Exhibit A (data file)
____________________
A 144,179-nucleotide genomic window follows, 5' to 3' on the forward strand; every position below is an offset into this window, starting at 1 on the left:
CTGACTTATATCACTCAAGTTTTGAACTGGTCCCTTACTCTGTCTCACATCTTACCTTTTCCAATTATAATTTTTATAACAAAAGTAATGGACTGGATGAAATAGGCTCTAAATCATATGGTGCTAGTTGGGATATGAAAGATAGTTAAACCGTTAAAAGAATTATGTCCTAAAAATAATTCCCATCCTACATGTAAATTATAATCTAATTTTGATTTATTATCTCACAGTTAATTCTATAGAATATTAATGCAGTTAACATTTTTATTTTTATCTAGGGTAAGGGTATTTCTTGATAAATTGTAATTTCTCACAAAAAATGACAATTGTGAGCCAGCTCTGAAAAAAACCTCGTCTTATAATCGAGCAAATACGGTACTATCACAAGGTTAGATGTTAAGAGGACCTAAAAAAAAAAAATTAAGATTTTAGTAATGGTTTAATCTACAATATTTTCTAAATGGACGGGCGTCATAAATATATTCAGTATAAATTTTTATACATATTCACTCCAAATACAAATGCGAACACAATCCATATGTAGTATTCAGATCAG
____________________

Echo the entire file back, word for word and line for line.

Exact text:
A 144,179-nucleotide genomic window follows, 5' to 3' on the forward strand; every position below is an offset into this window, starting at 1 on the left:
CTGACTTATATCACTCAAGTTTTGAACTGGTCCCTTACTCTGTCTCACATCTTACCTTTTCCAATTATAATTTTTATAACAAAAGTAATGGACTGGATGAAATAGGCTCTAAATCATATGGTGCTAGTTGGGATATGAAAGATAGTTAAACCGTTAAAAGAATTATGTCCTAAAAATAATTCCCATCCTACATGTAAATTATAATCTAATTTTGATTTATTATCTCACAGTTAATTCTATAGAATATTAATGCAGTTAACATTTTTATTTTTATCTAGGGTAAGGGTATTTCTTGATAAATTGTAATTTCTCACAAAAAATGACAATTGTGAGCCAGCTCTGAAAAAAACCTCGTCTTATAATCGAGCAAATACGGTACTATCACAAGGTTAGATGTTAAGAGGACCTAAAAAAAAAAAATTAAGATTTTAGTAATGGTTTAATCTACAATATTTTCTAAATGGACGGGCGTCATAAATATATTCAGTATAAATTTTTATACATATTCACTCCAAATACAAATGCGAACACAATCCATATGTAGTATTCAGATCAG